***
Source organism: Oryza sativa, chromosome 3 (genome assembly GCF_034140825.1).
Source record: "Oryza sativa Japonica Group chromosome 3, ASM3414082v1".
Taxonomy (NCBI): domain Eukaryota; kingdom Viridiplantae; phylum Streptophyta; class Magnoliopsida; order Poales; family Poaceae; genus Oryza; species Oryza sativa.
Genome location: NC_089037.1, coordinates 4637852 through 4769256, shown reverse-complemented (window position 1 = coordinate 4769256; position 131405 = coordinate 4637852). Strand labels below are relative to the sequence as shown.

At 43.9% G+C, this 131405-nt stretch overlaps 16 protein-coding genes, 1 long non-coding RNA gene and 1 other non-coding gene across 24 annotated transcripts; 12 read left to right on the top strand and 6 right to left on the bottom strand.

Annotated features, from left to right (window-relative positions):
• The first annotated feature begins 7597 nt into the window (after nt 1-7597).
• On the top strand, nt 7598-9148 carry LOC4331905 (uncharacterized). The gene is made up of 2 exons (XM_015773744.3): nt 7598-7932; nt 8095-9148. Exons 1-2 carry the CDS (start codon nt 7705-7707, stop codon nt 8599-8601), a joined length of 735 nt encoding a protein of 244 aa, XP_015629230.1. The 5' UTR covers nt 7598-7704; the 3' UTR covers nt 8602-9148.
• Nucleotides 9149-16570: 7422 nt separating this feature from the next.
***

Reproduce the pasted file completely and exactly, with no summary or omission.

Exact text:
Source organism: Oryza sativa, chromosome 3 (genome assembly GCF_034140825.1).
Source record: "Oryza sativa Japonica Group chromosome 3, ASM3414082v1".
Taxonomy (NCBI): domain Eukaryota; kingdom Viridiplantae; phylum Streptophyta; class Magnoliopsida; order Poales; family Poaceae; genus Oryza; species Oryza sativa.
Genome location: NC_089037.1, coordinates 4637852 through 4769256, shown reverse-complemented (window position 1 = coordinate 4769256; position 131405 = coordinate 4637852). Strand labels below are relative to the sequence as shown.

At 43.9% G+C, this 131405-nt stretch overlaps 16 protein-coding genes, 1 long non-coding RNA gene and 1 other non-coding gene across 24 annotated transcripts; 12 read left to right on the top strand and 6 right to left on the bottom strand.

Annotated features, from left to right (window-relative positions):
• The first annotated feature begins 7597 nt into the window (after nt 1-7597).
• On the top strand, nt 7598-9148 carry LOC4331905 (uncharacterized). The gene is made up of 2 exons (XM_015773744.3): nt 7598-7932; nt 8095-9148. Exons 1-2 carry the CDS (start codon nt 7705-7707, stop codon nt 8599-8601), a joined length of 735 nt encoding a protein of 244 aa, XP_015629230.1. The 5' UTR covers nt 7598-7704; the 3' UTR covers nt 8602-9148.
• Nucleotides 9149-16570: 7422 nt separating this feature from the next.